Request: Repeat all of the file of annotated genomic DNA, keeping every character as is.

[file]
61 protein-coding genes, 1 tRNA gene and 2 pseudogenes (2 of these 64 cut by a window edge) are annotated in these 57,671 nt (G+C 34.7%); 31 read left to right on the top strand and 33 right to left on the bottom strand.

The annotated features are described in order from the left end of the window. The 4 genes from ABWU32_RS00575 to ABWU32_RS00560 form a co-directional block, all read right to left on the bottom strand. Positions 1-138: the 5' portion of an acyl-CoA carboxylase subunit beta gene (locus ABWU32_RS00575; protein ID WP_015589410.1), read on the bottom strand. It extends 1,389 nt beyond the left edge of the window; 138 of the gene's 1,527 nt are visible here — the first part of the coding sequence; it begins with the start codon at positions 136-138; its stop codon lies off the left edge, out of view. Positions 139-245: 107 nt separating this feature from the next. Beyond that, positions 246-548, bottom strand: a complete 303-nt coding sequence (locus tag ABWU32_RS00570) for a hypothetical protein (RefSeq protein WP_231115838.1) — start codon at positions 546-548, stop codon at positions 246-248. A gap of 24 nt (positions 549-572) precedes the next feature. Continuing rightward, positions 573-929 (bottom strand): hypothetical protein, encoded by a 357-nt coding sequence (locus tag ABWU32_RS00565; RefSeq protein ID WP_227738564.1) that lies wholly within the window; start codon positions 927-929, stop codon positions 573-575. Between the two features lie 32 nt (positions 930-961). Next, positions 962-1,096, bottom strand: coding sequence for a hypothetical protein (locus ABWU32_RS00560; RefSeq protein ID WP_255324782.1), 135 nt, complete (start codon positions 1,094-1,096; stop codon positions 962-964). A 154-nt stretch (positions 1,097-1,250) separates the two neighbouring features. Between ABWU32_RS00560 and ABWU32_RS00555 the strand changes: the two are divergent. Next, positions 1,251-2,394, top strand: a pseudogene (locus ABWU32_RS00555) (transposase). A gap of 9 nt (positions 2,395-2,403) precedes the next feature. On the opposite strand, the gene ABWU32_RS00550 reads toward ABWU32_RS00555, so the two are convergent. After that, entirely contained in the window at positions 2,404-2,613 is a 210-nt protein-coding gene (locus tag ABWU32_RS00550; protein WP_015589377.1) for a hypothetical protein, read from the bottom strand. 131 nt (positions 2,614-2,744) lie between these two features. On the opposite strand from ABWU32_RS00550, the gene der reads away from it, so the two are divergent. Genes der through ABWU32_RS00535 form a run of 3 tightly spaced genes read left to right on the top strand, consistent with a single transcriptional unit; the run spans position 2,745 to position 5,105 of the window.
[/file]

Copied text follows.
61 protein-coding genes, 1 tRNA gene and 2 pseudogenes (2 of these 64 cut by a window edge) are annotated in these 57,671 nt (G+C 34.7%); 31 read left to right on the top strand and 33 right to left on the bottom strand.

The annotated features are described in order from the left end of the window. The 4 genes from ABWU32_RS00575 to ABWU32_RS00560 form a co-directional block, all read right to left on the bottom strand. Positions 1-138: the 5' portion of an acyl-CoA carboxylase subunit beta gene (locus ABWU32_RS00575; protein ID WP_015589410.1), read on the bottom strand. It extends 1,389 nt beyond the left edge of the window; 138 of the gene's 1,527 nt are visible here — the first part of the coding sequence; it begins with the start codon at positions 136-138; its stop codon lies off the left edge, out of view. Positions 139-245: 107 nt separating this feature from the next. Beyond that, positions 246-548, bottom strand: a complete 303-nt coding sequence (locus tag ABWU32_RS00570) for a hypothetical protein (RefSeq protein WP_231115838.1) — start codon at positions 546-548, stop codon at positions 246-248. A gap of 24 nt (positions 549-572) precedes the next feature. Continuing rightward, positions 573-929 (bottom strand): hypothetical protein, encoded by a 357-nt coding sequence (locus tag ABWU32_RS00565; RefSeq protein ID WP_227738564.1) that lies wholly within the window; start codon positions 927-929, stop codon positions 573-575. Between the two features lie 32 nt (positions 930-961). Next, positions 962-1,096, bottom strand: coding sequence for a hypothetical protein (locus ABWU32_RS00560; RefSeq protein ID WP_255324782.1), 135 nt, complete (start codon positions 1,094-1,096; stop codon positions 962-964). A 154-nt stretch (positions 1,097-1,250) separates the two neighbouring features. Between ABWU32_RS00560 and ABWU32_RS00555 the strand changes: the two are divergent. Next, positions 1,251-2,394, top strand: a pseudogene (locus ABWU32_RS00555) (transposase). A gap of 9 nt (positions 2,395-2,403) precedes the next feature. On the opposite strand, the gene ABWU32_RS00550 reads toward ABWU32_RS00555, so the two are convergent. After that, entirely contained in the window at positions 2,404-2,613 is a 210-nt protein-coding gene (locus tag ABWU32_RS00550; protein WP_015589377.1) for a hypothetical protein, read from the bottom strand. 131 nt (positions 2,614-2,744) lie between these two features. On the opposite strand from ABWU32_RS00550, the gene der reads away from it, so the two are divergent. Genes der through ABWU32_RS00535 form a run of 3 tightly spaced genes read left to right on the top strand, consistent with a single transcriptional unit; the run spans position 2,745 to position 5,105 of the window.